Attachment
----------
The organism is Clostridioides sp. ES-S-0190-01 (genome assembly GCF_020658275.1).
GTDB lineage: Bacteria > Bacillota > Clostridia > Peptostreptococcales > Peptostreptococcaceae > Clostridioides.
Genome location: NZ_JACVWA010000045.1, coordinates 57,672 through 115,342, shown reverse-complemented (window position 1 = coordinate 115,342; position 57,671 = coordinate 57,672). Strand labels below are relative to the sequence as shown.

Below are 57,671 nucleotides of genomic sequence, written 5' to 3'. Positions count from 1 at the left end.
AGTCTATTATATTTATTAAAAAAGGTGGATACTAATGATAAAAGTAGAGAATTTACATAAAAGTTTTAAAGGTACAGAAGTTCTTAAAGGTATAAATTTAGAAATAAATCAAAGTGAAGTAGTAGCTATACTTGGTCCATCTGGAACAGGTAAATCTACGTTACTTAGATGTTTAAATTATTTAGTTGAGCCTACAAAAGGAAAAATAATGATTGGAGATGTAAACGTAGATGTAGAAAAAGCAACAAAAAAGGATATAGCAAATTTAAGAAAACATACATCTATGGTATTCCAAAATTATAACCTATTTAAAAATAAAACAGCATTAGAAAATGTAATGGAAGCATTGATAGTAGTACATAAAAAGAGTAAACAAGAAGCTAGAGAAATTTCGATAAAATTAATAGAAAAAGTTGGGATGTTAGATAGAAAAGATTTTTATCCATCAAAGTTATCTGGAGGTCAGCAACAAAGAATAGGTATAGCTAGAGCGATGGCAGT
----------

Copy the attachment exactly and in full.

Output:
The organism is Clostridioides sp. ES-S-0190-01 (genome assembly GCF_020658275.1).
GTDB lineage: Bacteria > Bacillota > Clostridia > Peptostreptococcales > Peptostreptococcaceae > Clostridioides.
Genome location: NZ_JACVWA010000045.1, coordinates 57,672 through 115,342, shown reverse-complemented (window position 1 = coordinate 115,342; position 57,671 = coordinate 57,672). Strand labels below are relative to the sequence as shown.

Below are 57,671 nucleotides of genomic sequence, written 5' to 3'. Positions count from 1 at the left end.
AGTCTATTATATTTATTAAAAAAGGTGGATACTAATGATAAAAGTAGAGAATTTACATAAAAGTTTTAAAGGTACAGAAGTTCTTAAAGGTATAAATTTAGAAATAAATCAAAGTGAAGTAGTAGCTATACTTGGTCCATCTGGAACAGGTAAATCTACGTTACTTAGATGTTTAAATTATTTAGTTGAGCCTACAAAAGGAAAAATAATGATTGGAGATGTAAACGTAGATGTAGAAAAAGCAACAAAAAAGGATATAGCAAATTTAAGAAAACATACATCTATGGTATTCCAAAATTATAACCTATTTAAAAATAAAACAGCATTAGAAAATGTAATGGAAGCATTGATAGTAGTACATAAAAAGAGTAAACAAGAAGCTAGAGAAATTTCGATAAAATTAATAGAAAAAGTTGGGATGTTAGATAGAAAAGATTTTTATCCATCAAAGTTATCTGGAGGTCAGCAACAAAGAATAGGTATAGCTAGAGCGATGGCAGT